Thursday, November 27, 2008
Kavarna is home to my 14th favorite sports team, the Kaliakra Football Club, but by far my favorite division 2 Bulgarian soccer league team. Home games are spectacular, especially the game I went to with my Bulgarian tutor on saturday. Now, I have been to games in my 4 major sports, and nothing can compare. First, games are free if you show up early, parking is free and any liquid known to man can be brought in. The only real drawback to the game I went to was the weather; absolutely freezing cold, hurricane winds and pouring rain. I once went to a Seahawks home game in December and that seemed like Tampa in the summer compared to this. Luckily, Kalikra's faithful are treated to covered seats, but due to the harsh winds, only the back to rows were safe from the rain.
As both sides marched onto the field, the entire crowd erupted into a chant of "hiday!" which basically means "hurry up". And this really set the tone for future chants and taunts. I saw seemingly mild mannered older gentlemen transform into soccer hooligans in a manner of seconds. This nice man seated a few seats down from me, said hi in a very pleasant manner, but as soon as the first call went to other teams way, he was throwing down something about someone's mother. And on top of this, someone brought a megaphone and would sporadically yell random phrases, but we sounded like the old grizzled father on telemundo. If you've seen telemundo, you know what I'm talking about. And to top this off, when the line judge called Kaliakra off-sides, a man literally charged the fence to give me a piece of his mind before he had to be restrained by his buddies. First half was awesome, and I figured it would all be down hill for the next 45 minutes. I was both right and wrong about this prodiction.
Remember how I said it was freezing cold? Well, I assumed it was in the low fifties since earlier that day I went running in shorts and t-shirt. Well, it was much colder...much colder. At the 55 minute mark, with the rain still coming down in buckets, my tutor nudges my arm and says something that sounds like "snyak". I have no idea what this means, but he points up, and keeps saying it...and then I realize he is referring to the snow which has begun to fall. Freaking snow. My first thought is "Man, a soccer game is a horrible place to freeze to death" but then I start to notice how horrible it must be for everyone on the field. The poor ball boys are soon rescued by the team equipment manager who gives each one a team parka, which promptly hangs down to their ankles. One player on the other team is bravely wearing a short sleeve jersey, and snow has started to collect on this hair. When the ball is within 50 feet of him, he runs like the wind, just trying to stay warm. Pretty soon, the whole field in a white blanket, and the ball is barely indistinguishable. I can't feel my toes. The cigarette intake of the fans has risen from smoke every 5 minutes to every 30 seconds, but most people can only last 2 puffs, before their hands get too cold. My shoulders are now permanently hunched over. My tutor leans over to his friends and informs him I am from Orange County. This gets a huge laugh, and if you told me a year ago I would be freezing my butt off at a soccer match in north-eastern Bulgaria, I probably would of laughed too.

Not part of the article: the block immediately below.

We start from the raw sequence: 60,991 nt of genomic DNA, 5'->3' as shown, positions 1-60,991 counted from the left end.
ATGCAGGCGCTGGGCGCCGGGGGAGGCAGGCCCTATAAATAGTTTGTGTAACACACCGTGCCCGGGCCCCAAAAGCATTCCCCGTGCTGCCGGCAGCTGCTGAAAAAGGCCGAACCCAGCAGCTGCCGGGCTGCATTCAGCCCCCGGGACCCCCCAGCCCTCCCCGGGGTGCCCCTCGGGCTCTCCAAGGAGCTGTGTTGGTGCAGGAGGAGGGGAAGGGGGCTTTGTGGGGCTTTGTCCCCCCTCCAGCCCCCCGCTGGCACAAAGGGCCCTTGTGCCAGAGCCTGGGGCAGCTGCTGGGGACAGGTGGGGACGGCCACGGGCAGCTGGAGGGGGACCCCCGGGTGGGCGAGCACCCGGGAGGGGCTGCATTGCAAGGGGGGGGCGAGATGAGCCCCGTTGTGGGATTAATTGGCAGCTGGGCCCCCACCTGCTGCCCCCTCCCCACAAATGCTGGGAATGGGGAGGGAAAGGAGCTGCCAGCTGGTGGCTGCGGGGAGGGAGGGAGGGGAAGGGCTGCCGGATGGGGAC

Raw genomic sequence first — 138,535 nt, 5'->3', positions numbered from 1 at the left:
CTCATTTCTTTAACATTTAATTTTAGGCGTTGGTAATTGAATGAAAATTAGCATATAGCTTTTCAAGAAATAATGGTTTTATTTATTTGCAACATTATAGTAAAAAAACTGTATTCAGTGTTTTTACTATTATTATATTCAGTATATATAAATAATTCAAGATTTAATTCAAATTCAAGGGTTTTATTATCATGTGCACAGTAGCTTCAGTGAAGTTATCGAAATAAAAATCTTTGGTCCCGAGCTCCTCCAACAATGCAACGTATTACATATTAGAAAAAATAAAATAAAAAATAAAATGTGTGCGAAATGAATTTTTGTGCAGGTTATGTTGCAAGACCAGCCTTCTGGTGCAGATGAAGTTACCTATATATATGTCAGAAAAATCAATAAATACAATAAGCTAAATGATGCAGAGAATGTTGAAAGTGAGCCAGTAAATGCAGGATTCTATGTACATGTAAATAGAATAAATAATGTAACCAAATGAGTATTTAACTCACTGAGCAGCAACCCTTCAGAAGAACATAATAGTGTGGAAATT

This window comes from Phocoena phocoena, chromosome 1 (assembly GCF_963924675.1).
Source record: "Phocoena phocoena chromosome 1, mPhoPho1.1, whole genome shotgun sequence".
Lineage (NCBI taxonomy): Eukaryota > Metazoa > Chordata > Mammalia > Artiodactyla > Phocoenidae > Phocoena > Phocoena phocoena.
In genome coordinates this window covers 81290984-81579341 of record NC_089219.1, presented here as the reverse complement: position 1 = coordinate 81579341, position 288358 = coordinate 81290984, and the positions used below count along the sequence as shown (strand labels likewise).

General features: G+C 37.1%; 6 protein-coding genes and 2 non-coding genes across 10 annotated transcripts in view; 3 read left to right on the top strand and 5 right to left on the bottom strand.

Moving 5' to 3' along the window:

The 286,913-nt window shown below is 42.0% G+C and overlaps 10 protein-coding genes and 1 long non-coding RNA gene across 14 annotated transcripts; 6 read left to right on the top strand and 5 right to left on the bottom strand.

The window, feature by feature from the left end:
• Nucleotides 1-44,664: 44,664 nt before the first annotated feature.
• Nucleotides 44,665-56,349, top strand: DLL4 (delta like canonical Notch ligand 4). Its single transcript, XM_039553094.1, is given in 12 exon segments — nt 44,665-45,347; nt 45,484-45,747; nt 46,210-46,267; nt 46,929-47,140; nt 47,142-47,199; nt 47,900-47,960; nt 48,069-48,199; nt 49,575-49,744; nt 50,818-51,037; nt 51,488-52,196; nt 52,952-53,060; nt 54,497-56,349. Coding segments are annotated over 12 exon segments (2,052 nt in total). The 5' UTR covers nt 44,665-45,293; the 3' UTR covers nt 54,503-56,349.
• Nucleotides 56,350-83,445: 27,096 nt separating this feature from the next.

Monday, November 17, 2008
Self-esteem problems? Not feeling up to your usual stands? Or maybe you just had a bad day. The cure all solution: Teach english to 4th graders in Bulgaria. I can not overstate this enough; teaching english to 4th graders in Bulgaria is like scoring a touchdown in the superbowl, getting prom king/queen, going to Disneyland with no lines. And all you have to do? Draw pictures of animals from Finding Nemo, write 3-digit numbers, and read a story that is 4 sentences long.
When I arrived to the classroom, there was pandimomium. Kids were literally pushing each other over to look at me. One girl just stared, and then all at once blurted out "Hi-bye-hello-howareyou-hi". The game plan for the days lesson consisted of learning about the weather, telling time and sea animals. Surfing came up too, and two boys wanted to show me what surfing looks like, and eventually I had 15 kids pretending to surf. Mid-way through my tutorial on sea-horses and sting rays, a little girl, Natalie, ran up to the teacher and whispered something, then ran back to her desk. The teacher then told me she really wants to tell me the months of the year. Natalie, who by this point was about to jump out of her seat with a mile-wide smile, stood up and said 12 months in under 4 seconds. When I said "dobre" ('good' in Bulgarian) she giggled and every hand in the class shot up with the hope of showing off their calendar skills. Other high points were the number game, and when I asked everyone to share their favorite food, the only two responses were "hot-dog" and "pizza", which always generated a laugh from the class.
I was about the leave, backpack on, when a swarm of kids swamped me, with everyone strangely silent. Then the teacher told me "They want you to come back". I played to the crowd, and did a greatly exaggerated thinking face. Paused a few seconds for effect. And then told them of course I'll be back, which held to an eruption of "yeahhh!!!!!!". Followed by kids actually dancing (seriously) and yelling my name (which was adorably pronounced as "Two-bee"). My self-esteem is through the roof.